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A Student’s Journey of Adaptation and Growth

A Students Journey of Adaptation and Growth

Have you ever wondered what foreign students experience when they first move to a new country? Well, most foreign people, not just students, experience cultural shock. According to Nemours Teen Health, cultural shock is a way to describe those feelings of confusion and nervousness that a person may have after leaving a culture that is familiar to them to live in a new and different one. 

When you move to another place, you must face many changes, which can be a big ball of emotions. It’s most likely that at the beginning you will feel sad, anxious, frustrated, and want to go back home. It’s logical that adapting to a new culture is difficult at first. The people with whom these students now interact may have different values and beliefs. Because of these differences, the things they talk about, the way they express themselves, and even the foods they consume can be very different from what they are used to. The good thing is that cultural shock is temporary, or in some cases, maybe it isn’t. 

Everyone has a different adaptation process. In some situations, there are people excited about moving, motivated by the idea of starting a new chapter, or have heard wonderful things about that new place where their new home will be. The adaptation process for these individuals tends to be better and faster. 

On the contrary, there are people who had to leave their home not because they wanted to but because they had to. Sadly, many families leave their homes in search of a better future for their children, and I say sadly because many of these parents were already professionals in their country and did not need to leave. Due to the situation in the country, they must migrate and start from scratch in exchange for ensuring a stable, secure, and healthy life for their loved ones. 

However, you never cease to be amazed; every day you learn something new about that new home. These are some of the cultural shocks that foreign students experienced upon arriving in an unfamiliar environment. 

First, the biggest and most challenging barrier: The language. 

While we know that learning a new language must be the most difficult aspect, many students arrive with zero knowledge of it, which can result in difficulties communicating with other students and fitting in.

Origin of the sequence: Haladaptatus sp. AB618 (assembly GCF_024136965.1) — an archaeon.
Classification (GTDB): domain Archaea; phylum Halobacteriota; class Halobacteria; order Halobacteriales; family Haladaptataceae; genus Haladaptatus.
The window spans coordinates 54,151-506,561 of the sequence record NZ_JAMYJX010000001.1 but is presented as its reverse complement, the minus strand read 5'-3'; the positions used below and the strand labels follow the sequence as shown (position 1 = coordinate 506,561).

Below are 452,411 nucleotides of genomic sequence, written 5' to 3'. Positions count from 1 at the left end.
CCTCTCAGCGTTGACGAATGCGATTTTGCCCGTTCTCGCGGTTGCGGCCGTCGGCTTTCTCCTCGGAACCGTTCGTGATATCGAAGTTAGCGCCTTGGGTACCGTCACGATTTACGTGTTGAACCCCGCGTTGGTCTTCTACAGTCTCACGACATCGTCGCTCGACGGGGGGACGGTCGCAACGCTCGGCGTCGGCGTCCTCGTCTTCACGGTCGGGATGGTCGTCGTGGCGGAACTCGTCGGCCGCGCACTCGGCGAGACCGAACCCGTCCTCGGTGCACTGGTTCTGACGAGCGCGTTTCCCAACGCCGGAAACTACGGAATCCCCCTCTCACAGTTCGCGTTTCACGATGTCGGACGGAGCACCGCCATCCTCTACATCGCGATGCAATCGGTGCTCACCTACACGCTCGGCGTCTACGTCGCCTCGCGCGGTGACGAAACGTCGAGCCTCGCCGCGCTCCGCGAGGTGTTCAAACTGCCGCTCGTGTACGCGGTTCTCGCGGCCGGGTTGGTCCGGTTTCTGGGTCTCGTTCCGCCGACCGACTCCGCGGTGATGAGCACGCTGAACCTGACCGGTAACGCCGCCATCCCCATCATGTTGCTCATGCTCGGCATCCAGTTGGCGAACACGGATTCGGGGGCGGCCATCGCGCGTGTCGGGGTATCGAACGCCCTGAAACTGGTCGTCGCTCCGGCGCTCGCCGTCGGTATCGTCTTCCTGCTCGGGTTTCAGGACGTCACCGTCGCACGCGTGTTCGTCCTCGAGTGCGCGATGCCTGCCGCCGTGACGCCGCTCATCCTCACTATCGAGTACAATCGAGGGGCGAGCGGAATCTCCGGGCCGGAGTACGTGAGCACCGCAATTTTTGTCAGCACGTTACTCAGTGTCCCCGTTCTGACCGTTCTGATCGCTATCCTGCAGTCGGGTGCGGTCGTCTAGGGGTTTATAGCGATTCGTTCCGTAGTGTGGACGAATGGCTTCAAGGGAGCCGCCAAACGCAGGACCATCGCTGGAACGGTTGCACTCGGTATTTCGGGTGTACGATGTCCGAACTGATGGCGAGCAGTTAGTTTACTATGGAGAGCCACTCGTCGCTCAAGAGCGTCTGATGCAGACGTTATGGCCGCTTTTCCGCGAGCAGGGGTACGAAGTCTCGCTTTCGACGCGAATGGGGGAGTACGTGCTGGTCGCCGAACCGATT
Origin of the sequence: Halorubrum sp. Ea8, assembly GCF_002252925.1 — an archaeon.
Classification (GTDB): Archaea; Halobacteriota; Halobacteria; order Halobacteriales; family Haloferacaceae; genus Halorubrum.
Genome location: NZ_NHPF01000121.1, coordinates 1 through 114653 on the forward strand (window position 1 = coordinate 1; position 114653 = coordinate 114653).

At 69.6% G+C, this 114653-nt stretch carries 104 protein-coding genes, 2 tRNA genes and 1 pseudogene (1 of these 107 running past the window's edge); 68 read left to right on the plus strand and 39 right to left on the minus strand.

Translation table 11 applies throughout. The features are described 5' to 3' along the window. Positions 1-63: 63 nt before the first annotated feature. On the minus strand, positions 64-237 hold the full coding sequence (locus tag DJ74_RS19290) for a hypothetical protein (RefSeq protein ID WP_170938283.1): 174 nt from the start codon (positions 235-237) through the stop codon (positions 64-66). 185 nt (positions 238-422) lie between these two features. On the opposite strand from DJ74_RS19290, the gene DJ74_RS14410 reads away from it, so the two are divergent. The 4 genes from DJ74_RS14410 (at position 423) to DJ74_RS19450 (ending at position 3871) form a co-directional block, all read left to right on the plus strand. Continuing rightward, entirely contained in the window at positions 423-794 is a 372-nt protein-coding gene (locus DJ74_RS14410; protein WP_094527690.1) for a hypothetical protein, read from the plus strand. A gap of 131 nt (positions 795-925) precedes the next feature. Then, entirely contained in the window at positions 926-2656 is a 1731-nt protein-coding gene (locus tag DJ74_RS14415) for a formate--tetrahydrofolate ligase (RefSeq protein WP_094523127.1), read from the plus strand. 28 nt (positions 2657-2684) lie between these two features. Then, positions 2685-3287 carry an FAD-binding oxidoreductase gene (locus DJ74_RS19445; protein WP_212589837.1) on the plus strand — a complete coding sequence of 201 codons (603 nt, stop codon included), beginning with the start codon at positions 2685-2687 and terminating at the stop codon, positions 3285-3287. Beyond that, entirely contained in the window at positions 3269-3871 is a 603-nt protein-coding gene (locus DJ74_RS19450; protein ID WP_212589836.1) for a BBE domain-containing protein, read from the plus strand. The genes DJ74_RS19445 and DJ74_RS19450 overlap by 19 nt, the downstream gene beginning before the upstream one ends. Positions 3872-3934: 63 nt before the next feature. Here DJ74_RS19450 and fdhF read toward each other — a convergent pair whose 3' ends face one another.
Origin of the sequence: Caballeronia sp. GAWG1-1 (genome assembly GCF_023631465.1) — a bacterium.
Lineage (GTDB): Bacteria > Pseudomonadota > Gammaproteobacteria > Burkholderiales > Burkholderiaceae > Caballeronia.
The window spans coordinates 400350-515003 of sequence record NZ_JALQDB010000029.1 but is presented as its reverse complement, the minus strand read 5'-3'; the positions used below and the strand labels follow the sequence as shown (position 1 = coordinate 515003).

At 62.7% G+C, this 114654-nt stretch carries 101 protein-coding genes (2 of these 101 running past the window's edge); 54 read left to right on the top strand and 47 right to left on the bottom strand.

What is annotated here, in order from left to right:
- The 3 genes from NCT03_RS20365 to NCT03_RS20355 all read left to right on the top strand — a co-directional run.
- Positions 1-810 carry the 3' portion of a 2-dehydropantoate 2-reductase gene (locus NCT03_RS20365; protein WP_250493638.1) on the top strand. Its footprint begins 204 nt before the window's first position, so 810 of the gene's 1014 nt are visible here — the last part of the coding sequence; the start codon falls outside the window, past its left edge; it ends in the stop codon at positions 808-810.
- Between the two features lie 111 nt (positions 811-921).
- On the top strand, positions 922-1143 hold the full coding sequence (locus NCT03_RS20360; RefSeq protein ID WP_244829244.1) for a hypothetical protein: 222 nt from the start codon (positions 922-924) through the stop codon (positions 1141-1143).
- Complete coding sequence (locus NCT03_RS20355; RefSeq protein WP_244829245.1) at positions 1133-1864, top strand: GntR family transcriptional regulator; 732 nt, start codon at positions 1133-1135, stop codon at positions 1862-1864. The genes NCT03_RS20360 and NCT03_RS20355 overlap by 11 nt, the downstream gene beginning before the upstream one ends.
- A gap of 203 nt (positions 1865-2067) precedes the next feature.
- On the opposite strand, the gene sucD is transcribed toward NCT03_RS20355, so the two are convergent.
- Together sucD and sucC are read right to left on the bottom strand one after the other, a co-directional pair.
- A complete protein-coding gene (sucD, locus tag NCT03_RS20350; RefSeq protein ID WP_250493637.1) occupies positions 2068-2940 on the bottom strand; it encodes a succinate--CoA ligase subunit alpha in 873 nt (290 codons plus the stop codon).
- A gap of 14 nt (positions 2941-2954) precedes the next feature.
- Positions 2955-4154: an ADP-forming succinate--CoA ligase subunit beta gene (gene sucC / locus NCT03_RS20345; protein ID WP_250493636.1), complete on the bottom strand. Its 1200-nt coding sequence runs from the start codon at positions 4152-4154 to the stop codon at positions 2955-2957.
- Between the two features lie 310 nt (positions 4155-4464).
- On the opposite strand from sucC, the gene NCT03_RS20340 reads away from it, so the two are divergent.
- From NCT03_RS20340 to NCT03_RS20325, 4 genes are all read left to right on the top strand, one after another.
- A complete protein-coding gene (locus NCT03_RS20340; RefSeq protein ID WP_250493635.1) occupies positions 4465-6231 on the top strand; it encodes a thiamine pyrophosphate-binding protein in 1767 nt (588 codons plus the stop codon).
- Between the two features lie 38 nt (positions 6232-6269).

“I was surprised to see that the food offered in the cafeteria is free; in Venezuela, you had to bring your own food from home.” Described senior Gabriela Olivares. Gabriela is from Maracaibo, Venezuela. In Venezuela, you had to bring your own breakfast from home, but there is also a small shop called a cantina where you could buy whatever you wanted during break or after classes. 

“There, you stayed in your classroom, and the teachers for each subject rotated.” Said junior Melissa Herrera. Melissa is from La Habana, Cuba. In Cuba, like in many other countries, when you enter the first level of preschool, you are assigned a section according to your grade, and you stay with the same classmates until you graduate. Another difference to highlight is that in Cuba, there is no 12th grade; you graduate after 11th grade. 

“Here, people dress as they want; it’s a more modern and open style. Here at school, students can come one day in pajamas and the next day they come dressed nicely.” Said sophomore Luciano Lamanna. Continuing to explain more education differences, “There, we have to take 11 classes, and here only 6, which are generally easy.”  

We never stop learning something new; every place has a story behind it, and it’s important to respect that. Therefore, it’s good to always have an open mind, not only to learn but also to help and understand those going through the cultural shock process. 


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About the Contributor
Gabriela Vielma
Gabriela Vielma, Writer/Photographer
Gabriela Vielma is a Senior at Cypress Creek High School. She joined photojournalism because she was curious about the class and wanted to try a new class. Vielma enjoyed the course and would like to pursue a career in journalism, she aspires traveling and discovering the world doing so.

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